Posted By Christine Pigsley,
Monday, June 30, 2014
Updated: Monday, June 30, 2014
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Submitted by Amy Schulz, Director of Career and Technical Education, Economic Workforce Development
Feather River College
Feather River College received a Coleman Entrepreneurship in Action Grant at the 2013 NACCE Conference to Increase Entrepreneurs' Engagement in Community Colleges through an entrepreneurship succession planning and internship project. Since this was a grant-funded project, we initially thought the activities should be very structured and planned. It doesn’t always work that way in entrepreneurship. We learned that entrepreneurs enjoy the space to be able to reflect. Monthly planning meetings turned into a time of reflection and wonderful unexpected collaborations across sectors. Our advice for engaging entrepreneurs from the community: Build the framework for meetings, book the space, provide food, get out of the way and LISTEN.
So, here is the story of one of our program participants so you can see what it really means to engage with your entrepreneurs and be ready to take the journey with them.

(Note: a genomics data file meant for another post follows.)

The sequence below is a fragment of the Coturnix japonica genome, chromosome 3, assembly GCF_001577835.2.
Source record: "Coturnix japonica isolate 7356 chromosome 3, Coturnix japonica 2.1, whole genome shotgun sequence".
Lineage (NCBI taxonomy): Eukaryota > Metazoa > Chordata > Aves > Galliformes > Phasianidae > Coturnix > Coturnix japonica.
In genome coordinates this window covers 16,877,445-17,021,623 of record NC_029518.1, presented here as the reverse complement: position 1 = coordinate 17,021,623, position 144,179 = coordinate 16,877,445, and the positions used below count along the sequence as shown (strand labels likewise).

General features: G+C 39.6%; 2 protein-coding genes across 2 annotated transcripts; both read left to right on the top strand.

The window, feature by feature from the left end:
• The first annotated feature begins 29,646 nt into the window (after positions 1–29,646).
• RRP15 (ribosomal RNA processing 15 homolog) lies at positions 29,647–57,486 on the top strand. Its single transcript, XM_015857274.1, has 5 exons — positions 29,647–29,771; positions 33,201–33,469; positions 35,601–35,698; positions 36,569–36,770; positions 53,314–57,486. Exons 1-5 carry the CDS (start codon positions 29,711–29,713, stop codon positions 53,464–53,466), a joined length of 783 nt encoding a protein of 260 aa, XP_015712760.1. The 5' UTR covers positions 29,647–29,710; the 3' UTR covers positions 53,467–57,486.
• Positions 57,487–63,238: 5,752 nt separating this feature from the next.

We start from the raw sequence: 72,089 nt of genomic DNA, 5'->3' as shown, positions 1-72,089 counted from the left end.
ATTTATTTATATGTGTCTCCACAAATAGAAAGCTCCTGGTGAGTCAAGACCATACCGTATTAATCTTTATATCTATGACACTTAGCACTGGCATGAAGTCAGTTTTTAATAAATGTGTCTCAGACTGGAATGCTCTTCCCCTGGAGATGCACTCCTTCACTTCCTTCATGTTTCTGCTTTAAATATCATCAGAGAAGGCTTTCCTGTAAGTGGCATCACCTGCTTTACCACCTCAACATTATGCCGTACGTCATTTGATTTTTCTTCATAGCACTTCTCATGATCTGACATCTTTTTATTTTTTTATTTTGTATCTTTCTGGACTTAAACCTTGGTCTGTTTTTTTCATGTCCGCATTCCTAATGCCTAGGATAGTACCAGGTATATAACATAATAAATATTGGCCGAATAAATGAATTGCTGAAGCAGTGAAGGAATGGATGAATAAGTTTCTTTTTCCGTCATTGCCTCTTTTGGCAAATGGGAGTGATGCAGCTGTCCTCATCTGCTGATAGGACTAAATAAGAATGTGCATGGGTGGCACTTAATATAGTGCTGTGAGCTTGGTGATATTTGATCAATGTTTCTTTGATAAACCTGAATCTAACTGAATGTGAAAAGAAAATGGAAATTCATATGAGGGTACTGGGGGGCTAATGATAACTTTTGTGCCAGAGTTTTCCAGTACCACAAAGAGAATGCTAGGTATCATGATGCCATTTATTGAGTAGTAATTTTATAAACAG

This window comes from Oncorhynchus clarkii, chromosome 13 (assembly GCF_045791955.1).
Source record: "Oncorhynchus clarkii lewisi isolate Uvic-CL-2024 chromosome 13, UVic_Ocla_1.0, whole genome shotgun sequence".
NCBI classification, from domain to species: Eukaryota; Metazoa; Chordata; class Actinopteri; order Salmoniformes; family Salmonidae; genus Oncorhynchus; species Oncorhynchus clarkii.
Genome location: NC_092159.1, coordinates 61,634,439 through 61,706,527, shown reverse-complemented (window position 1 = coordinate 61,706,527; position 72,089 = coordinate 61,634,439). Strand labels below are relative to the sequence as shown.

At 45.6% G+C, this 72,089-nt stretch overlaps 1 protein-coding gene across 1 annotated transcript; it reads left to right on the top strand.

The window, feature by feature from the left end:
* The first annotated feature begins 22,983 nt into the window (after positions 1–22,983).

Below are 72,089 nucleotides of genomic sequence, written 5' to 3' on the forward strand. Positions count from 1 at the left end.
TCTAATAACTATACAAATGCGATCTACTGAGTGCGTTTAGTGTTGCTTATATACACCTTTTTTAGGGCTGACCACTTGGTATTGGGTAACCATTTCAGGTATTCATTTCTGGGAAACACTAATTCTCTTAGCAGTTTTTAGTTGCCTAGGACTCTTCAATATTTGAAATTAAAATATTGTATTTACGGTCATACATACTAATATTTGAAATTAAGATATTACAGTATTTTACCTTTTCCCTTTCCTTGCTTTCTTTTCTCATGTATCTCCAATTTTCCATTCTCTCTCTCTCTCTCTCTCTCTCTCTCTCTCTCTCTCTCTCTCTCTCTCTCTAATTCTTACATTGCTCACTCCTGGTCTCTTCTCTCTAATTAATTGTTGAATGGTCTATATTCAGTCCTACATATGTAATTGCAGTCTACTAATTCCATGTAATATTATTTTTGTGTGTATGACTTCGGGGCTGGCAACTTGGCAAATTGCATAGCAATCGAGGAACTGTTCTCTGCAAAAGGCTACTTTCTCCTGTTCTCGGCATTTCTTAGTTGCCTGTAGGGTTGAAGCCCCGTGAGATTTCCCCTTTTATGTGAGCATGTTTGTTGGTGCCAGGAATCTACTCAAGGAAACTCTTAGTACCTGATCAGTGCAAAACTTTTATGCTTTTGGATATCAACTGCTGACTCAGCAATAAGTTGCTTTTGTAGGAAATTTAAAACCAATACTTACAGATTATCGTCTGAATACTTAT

Roxanne Valladao is a living legend in Plumas County. As executive director of Plumas Arts, she is known for bringing in top notch talent to perform in rural and remote Plumas County for over 30 years. Under her leadership at Plumas Arts, she has saved a 150 year-old theatre which earns revenue from playing first run feature films while serving as the cultural heart of community and a venue for live performances. She converted a run-down dive bar on Main Street into a beautiful gallery and retail space, providing entrepreneurial opportunities for local artisans. Her efforts in promoting the arts as a key to cultural and economic development have not gone unnoticed. Tiny Plumas Arts is one of the highest ranking arts commissions in the whole state of California. When Roxanne and board president, Kara Rockett, participated in the Feather River College Business Succession Pilot, funded by the Coleman Foundation, folks became concerned. Rumors swirled around town. “Is Roxanne retiring?” “What is Plumas Arts going to do without her?” “Are we still going to get the great talent to come to Quincy?”